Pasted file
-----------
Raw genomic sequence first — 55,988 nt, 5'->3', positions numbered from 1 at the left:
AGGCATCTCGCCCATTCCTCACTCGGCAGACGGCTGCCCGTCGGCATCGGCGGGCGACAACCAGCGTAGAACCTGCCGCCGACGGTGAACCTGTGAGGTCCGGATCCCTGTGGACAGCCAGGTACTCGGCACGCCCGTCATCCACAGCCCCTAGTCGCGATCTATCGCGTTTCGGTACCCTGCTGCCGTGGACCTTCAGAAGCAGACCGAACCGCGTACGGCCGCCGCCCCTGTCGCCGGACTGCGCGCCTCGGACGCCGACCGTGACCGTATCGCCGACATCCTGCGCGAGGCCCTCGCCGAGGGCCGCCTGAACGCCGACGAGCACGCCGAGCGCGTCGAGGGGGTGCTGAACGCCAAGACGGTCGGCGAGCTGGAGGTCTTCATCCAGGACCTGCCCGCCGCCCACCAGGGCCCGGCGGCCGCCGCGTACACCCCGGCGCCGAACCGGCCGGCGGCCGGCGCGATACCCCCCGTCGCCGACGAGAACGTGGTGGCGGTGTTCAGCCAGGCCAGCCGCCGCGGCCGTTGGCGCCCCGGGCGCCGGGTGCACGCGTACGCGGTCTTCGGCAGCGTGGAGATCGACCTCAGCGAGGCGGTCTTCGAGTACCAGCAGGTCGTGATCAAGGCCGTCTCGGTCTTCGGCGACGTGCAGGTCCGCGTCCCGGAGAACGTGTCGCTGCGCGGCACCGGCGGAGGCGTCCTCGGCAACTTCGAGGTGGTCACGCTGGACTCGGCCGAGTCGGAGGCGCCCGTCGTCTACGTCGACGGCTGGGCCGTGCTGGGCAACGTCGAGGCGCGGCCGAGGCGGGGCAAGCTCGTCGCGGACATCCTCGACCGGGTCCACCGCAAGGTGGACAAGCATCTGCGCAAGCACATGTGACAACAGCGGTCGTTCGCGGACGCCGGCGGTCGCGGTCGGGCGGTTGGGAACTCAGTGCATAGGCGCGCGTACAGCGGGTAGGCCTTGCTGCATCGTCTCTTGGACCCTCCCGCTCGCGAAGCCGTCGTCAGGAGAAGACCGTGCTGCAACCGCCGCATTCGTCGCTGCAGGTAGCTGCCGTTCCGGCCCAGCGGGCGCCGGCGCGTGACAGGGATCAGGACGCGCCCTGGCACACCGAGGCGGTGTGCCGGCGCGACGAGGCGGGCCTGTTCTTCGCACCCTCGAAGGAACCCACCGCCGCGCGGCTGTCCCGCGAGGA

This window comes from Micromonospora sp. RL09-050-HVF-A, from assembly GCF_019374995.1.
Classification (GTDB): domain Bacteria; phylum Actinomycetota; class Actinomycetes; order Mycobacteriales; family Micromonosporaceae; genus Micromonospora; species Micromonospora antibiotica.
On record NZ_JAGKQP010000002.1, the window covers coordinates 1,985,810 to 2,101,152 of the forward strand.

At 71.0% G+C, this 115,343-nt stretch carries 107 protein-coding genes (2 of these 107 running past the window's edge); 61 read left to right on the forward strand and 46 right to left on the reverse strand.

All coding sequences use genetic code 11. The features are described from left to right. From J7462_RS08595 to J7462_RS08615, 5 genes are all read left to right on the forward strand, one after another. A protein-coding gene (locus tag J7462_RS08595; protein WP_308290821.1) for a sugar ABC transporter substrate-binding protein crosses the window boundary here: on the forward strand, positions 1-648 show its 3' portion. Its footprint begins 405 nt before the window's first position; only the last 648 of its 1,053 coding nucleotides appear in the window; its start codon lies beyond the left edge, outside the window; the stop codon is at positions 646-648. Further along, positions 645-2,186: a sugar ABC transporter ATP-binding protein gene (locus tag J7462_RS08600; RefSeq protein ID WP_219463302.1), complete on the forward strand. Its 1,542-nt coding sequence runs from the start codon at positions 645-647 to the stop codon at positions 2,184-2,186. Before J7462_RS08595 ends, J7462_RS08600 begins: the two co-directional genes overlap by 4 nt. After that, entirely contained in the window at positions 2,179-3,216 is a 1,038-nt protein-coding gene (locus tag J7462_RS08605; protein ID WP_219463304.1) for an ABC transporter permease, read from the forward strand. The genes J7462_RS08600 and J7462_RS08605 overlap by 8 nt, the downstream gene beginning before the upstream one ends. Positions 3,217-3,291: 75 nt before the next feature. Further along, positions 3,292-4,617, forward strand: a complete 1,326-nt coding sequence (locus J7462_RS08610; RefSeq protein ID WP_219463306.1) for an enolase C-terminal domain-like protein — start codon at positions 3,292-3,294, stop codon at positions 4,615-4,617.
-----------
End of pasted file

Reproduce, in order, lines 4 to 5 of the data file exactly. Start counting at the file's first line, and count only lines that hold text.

Classification (GTDB): domain Bacteria; phylum Actinomycetota; class Actinomycetes; order Mycobacteriales; family Micromonosporaceae; genus Micromonospora; species Micromonospora antibiotica.
On record NZ_JAGKQP010000002.1, the window covers coordinates 1,985,810 to 2,101,152 of the forward strand.